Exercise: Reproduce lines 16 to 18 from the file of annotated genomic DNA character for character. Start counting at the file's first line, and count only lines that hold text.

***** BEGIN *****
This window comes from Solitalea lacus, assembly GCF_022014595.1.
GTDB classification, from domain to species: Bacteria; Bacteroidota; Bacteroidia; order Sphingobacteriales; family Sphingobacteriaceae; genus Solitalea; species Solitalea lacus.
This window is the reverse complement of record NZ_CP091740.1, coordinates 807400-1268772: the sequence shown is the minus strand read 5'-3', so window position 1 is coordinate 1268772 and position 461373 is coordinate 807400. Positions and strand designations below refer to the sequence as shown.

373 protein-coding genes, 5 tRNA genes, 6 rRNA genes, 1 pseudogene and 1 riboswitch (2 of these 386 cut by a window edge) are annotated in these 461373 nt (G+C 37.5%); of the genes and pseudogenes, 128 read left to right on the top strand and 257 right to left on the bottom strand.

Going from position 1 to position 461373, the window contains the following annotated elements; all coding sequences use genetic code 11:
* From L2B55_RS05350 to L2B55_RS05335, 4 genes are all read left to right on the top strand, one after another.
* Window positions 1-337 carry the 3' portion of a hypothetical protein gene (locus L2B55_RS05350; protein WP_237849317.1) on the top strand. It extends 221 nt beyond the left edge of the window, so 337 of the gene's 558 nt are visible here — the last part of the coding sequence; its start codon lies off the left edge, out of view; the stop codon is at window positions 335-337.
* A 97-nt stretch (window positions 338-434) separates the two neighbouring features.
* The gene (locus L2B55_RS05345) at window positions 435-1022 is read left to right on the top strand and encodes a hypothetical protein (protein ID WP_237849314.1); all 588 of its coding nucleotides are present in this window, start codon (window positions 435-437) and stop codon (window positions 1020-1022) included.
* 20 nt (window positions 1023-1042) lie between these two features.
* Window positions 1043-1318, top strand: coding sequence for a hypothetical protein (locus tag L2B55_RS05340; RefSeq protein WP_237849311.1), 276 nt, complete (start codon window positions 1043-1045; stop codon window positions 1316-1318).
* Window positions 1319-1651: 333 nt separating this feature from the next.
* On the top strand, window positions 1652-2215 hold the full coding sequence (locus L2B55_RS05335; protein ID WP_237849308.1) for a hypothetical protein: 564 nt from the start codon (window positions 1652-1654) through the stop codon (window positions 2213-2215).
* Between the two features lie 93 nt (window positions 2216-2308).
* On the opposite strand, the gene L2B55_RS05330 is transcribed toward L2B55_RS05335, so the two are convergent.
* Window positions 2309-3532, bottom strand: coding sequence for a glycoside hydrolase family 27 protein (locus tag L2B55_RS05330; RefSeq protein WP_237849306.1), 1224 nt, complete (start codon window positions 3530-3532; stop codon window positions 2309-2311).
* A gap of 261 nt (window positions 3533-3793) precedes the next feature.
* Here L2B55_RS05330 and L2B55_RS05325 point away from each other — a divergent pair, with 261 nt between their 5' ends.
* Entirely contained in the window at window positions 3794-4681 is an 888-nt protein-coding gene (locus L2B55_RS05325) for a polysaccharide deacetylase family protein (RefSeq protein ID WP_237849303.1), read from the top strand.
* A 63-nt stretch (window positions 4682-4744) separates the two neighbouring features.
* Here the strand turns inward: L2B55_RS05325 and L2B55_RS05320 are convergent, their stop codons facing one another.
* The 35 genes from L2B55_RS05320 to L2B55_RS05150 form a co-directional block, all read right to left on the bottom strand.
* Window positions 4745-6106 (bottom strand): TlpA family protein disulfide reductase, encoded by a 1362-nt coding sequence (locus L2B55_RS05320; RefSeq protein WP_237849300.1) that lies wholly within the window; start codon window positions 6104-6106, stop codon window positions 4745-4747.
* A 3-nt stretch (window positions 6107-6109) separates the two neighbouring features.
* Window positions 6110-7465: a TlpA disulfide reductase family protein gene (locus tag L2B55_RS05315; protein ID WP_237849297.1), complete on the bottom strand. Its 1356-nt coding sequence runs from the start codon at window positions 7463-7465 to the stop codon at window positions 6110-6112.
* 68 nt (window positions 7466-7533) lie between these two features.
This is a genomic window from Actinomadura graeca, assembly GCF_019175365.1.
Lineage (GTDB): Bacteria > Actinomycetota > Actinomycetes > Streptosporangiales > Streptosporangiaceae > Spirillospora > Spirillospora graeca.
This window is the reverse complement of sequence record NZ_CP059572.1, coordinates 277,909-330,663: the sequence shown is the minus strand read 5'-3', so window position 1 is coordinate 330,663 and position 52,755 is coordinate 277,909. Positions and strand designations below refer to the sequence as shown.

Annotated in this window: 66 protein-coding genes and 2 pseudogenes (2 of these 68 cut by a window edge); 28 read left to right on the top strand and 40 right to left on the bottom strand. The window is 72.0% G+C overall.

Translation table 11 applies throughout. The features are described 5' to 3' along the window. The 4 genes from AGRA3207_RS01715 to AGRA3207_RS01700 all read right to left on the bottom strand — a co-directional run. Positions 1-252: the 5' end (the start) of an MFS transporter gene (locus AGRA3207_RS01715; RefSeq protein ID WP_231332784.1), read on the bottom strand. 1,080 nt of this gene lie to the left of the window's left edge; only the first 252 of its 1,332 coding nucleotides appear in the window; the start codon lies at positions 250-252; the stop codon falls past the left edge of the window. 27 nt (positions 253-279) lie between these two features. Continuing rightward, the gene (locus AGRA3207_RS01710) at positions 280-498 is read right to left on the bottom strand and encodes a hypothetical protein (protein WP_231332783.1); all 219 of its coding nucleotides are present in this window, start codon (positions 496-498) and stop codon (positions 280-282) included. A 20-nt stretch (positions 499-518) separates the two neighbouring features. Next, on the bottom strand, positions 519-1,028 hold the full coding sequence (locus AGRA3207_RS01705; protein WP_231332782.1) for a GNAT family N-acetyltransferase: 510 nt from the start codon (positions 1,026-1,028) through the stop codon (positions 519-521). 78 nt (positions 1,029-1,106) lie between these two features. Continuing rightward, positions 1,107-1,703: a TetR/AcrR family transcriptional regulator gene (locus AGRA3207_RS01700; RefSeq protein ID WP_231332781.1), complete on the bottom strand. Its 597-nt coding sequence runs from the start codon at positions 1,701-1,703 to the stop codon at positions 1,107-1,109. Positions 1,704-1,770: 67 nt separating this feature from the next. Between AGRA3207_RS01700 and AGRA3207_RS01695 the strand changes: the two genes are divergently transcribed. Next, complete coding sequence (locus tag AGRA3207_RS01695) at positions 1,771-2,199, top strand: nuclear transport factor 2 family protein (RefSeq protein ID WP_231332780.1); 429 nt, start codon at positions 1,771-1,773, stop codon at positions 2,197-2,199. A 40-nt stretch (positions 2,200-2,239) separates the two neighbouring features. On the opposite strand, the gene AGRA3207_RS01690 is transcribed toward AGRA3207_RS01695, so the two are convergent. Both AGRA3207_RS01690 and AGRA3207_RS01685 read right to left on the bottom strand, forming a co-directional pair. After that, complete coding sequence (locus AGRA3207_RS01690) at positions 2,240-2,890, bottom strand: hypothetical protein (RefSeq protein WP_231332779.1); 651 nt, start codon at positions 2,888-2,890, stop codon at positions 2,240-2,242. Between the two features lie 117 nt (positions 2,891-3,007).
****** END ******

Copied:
* Window positions 2309-3532, bottom strand: coding sequence for a glycoside hydrolase family 27 protein (locus tag L2B55_RS05330; RefSeq protein WP_237849306.1), 1224 nt, complete (start codon window positions 3530-3532; stop codon window positions 2309-2311).
* A gap of 261 nt (window positions 3533-3793) precedes the next feature.
* Here L2B55_RS05330 and L2B55_RS05325 point away from each other — a divergent pair, with 261 nt between their 5' ends.